Understanding Genocide: The Social Psychology of the Holocaust

By Leonard S. Newman; Ralph Erber | Go to book overview

Preface

The idea for this book evolved over the course of two meetings (1997 and 1998) of the Social Psychologists of Chicago (SPOC). At those meetings, we individually presented papers that were later expanded into our chapters in this book. Besides discovering a common interest in the central themes of this volume, we also found that we shared a concern that social psychologists were not making their voices heard in public debates about genocide and the Holocaust. At the time, there was much public and academic discussion of two monographs that are cited quite a bit in this book: Christopher Browning's Ordinary Men and Daniel Goldhagen's Hitler's Willing Executioners. The discussion centered around what caused Holocaust perpetrators to act as they did, with special attention devoted to how perpetrators construed their own behavior and the extent to which they had been affected by powerful situational forces. What was being discussed, in other words, was the social psychology of the Holocaust. Unfortunately, when any social-psychological research was cited, it tended to be quite dated. And much to our distress, few actual social psychologists seemed to be entering into the public discourse.

We resolved to do something about that state of affairs and set out to see whether contemporary work being done by social psychologists could speak to the issues that were being (and continue to be) so passionately debated by students of the Holocaust. We were not disappointed. The first concrete result of our efforts was a symposium at the annual meeting of the Society of Experimental Social Psychology, in Lexington, Kentucky, in October 1998 (“Social-Psychological Perspectives on Genocide: Understanding Perpetrator Behavior”). Two other contributors to this volume (Irv Staub and Bob Zajonc) also participated in that symposium, along with John Darley. The next result of our efforts is the book you are holding in your hands. Needless to say, it will not answer all your questions about why one group of people would resolve to exterminate their neighbors. But we do believe that when you finish reading the chapters in this volume, you will have gained a deeper understanding of the personal, social, and cultural factors that can interact in such a way as to trigger the horrors of genocide.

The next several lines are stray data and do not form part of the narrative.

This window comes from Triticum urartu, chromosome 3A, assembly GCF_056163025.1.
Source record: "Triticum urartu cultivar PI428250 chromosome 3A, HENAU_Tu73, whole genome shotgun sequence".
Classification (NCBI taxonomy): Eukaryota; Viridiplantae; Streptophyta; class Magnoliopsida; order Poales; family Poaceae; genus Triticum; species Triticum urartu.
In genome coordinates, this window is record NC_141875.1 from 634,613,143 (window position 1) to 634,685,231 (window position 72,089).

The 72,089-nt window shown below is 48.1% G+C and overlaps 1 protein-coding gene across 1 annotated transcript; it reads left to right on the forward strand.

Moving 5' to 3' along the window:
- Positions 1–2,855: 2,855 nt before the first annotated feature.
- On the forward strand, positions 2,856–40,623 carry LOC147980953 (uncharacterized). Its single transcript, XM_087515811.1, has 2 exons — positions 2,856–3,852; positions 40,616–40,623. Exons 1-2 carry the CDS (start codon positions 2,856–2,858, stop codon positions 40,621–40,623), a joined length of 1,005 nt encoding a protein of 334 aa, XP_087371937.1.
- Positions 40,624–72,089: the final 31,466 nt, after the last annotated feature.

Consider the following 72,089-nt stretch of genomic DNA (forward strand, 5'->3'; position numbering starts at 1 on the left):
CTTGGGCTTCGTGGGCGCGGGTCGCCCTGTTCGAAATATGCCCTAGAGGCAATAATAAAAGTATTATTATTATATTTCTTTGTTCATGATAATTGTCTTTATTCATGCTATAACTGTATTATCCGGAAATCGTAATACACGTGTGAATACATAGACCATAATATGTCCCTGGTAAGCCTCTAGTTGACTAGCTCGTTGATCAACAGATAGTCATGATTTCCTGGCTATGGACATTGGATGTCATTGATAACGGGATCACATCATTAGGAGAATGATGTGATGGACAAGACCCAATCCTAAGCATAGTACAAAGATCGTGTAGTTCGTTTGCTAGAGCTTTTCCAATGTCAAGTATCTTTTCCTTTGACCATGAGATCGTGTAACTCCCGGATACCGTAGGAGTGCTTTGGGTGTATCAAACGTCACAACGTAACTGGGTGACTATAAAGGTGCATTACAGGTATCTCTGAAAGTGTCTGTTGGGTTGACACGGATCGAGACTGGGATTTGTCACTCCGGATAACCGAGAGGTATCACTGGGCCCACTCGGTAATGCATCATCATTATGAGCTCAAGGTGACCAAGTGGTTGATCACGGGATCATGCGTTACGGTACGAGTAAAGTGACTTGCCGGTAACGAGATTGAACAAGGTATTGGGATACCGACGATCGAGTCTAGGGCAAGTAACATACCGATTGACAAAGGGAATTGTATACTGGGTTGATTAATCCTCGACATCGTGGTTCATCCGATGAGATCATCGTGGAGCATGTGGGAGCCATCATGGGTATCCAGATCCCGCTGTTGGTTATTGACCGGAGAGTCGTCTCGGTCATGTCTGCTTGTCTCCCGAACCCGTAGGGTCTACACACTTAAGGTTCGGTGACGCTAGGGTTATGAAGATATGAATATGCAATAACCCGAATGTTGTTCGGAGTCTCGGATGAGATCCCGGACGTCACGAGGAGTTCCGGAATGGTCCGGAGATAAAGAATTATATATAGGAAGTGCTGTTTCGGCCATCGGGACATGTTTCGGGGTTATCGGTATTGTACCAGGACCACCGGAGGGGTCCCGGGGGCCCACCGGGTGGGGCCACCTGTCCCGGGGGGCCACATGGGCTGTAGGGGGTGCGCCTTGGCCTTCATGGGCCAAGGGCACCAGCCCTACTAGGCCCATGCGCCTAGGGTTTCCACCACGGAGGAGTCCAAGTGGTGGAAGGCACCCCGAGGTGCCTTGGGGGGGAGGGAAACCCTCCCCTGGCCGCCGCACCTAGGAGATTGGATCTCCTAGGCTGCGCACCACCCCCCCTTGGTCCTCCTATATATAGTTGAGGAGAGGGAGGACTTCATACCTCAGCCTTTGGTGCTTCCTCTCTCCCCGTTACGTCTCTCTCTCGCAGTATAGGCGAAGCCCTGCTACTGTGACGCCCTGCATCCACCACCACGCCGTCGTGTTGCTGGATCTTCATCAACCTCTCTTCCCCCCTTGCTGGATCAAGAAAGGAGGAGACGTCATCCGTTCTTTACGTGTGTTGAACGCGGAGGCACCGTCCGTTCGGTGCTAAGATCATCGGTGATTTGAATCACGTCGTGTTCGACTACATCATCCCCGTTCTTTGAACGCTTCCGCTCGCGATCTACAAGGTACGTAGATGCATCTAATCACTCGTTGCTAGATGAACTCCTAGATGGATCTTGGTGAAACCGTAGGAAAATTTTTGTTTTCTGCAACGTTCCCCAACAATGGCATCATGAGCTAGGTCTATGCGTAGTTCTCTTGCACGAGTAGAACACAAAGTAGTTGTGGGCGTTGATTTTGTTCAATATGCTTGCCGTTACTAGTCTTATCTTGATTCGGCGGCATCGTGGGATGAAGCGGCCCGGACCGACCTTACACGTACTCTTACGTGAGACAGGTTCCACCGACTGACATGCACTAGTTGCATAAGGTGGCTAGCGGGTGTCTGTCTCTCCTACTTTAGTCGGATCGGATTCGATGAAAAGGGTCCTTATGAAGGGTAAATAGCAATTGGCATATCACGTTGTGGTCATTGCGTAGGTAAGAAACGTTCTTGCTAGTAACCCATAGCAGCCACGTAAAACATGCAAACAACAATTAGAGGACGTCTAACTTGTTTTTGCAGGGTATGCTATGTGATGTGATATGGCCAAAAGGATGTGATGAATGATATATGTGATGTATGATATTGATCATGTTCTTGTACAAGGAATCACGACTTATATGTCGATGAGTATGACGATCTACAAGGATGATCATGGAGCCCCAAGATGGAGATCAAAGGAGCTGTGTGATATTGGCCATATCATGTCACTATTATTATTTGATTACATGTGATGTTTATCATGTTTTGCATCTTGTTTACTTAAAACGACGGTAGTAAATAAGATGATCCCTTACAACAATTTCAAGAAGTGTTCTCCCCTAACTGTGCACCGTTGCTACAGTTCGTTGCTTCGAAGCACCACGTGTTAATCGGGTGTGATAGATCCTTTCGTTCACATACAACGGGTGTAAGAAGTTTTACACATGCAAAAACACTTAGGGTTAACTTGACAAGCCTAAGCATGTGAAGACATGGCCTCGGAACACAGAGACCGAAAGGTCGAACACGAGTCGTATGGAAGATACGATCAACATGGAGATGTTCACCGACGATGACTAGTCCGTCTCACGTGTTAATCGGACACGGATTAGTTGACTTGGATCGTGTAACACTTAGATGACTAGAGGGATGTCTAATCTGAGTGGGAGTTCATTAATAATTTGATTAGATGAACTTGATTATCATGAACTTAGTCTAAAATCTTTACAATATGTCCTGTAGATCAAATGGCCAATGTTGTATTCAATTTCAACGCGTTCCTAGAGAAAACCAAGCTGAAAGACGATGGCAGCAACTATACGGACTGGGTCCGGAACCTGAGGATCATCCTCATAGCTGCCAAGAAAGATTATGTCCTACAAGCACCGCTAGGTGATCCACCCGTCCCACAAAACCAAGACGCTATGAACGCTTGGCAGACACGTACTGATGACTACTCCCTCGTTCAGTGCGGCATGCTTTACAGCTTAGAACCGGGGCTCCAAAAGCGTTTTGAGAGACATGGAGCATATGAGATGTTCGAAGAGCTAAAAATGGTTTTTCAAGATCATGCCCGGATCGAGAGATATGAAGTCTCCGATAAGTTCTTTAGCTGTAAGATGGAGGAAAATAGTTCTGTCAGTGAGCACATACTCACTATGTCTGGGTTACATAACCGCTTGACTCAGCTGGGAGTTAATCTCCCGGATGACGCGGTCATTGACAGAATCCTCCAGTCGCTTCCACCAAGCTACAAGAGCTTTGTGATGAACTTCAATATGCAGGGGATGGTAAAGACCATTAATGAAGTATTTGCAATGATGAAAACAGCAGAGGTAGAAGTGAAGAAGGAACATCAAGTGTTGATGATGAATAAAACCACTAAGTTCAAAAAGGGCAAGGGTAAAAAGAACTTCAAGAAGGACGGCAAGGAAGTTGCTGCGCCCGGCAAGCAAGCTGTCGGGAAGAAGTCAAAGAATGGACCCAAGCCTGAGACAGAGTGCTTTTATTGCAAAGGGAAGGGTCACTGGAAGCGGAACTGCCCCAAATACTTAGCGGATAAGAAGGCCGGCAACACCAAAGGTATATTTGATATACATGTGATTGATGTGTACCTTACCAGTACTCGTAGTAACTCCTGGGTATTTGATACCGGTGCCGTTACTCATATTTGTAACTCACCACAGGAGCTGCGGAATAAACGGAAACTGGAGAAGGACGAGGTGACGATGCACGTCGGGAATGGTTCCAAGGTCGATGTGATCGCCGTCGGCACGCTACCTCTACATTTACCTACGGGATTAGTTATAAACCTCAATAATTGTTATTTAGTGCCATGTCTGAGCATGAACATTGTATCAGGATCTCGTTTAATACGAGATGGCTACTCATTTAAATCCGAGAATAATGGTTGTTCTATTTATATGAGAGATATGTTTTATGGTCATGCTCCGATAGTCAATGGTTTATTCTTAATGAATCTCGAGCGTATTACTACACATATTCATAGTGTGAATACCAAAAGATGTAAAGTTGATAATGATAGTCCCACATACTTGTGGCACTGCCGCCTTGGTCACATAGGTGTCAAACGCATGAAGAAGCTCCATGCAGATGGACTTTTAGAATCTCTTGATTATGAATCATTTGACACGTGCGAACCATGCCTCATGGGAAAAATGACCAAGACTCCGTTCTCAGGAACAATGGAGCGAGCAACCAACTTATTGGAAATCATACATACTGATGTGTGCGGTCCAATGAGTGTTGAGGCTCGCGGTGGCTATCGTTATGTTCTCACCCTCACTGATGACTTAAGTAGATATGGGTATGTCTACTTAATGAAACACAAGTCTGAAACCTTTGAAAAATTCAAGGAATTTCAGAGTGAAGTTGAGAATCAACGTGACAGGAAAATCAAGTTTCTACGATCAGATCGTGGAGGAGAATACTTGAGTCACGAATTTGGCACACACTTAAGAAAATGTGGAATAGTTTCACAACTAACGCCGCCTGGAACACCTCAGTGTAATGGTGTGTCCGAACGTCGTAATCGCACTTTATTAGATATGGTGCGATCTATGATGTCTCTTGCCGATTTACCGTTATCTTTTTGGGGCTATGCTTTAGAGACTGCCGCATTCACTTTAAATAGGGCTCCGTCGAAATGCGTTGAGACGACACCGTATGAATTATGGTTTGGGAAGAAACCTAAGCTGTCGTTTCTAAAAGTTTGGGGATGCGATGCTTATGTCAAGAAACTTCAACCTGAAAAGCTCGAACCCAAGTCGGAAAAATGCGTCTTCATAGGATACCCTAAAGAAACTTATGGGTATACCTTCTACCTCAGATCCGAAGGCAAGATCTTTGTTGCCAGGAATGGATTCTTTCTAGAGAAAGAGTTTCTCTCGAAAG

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Understanding Genocide: The Social Psychology of the Holocaust
Table of contents

Table of contents

  • Title Page *
  • Preface *
  • Contents ix
  • Contributors xi
  • Understanding Genocide *
  • Introduction 3
  • Notes 7
  • Part I - Becoming a Perpetrator 10
  • 1 - The Psychology of Bystanders, Perpetrators, and Heroic Helpers 11
  • Notes *
  • References *
  • 2 - The Person Versus the Situation in Goldhagen's Hitler's Willing Executioners 43
  • Notes *
  • References *
  • 3 - Some Cognitive and Affective Implications 68
  • References *
  • 4 - An Evaluation of Stanley Milgram's Perspective, the Most Influential Social-Psychological Approach to the Holocaust 91
  • Notes *
  • References *
  • Part II - Beyond the Individual: Groups and Collectives 111
  • 5 - Envious Prejudice, Ideology, and the Scapegoating of Jews 113
  • Notes 140
  • References *
  • 6 - Group Processes and the Holocaust 143
  • Notes *
  • References *
  • 7 - Examining the Implications of Cultural Frames on Social Movements and Group Action 162
  • References *
  • 8 - Preconditions for the Holocaust from a Control-Theoretical Perspective 188
  • Notes *
  • References *
  • 9 - The Zoomorphism of Human Collective Violence 222
  • Notes *
  • References *
  • Part III - Dealing with Evil 240
  • 10 - The Holocaust and the Four Roots of Evil 241
  • References *
  • 11 - Examining Hitler from a Social-Psychological Perspective 259
  • Notes *
  • References 280
  • 12 - Lying Self-Deception and Belief Change 285
  • References *
  • 13 - Does Social Psychology Exonerate the Perpetrators? 301
  • References *
  • 14 - Social Psychologists Confront the Holocaust 325
  • Note *
  • References *
  • Author Index 347
  • General Index 355
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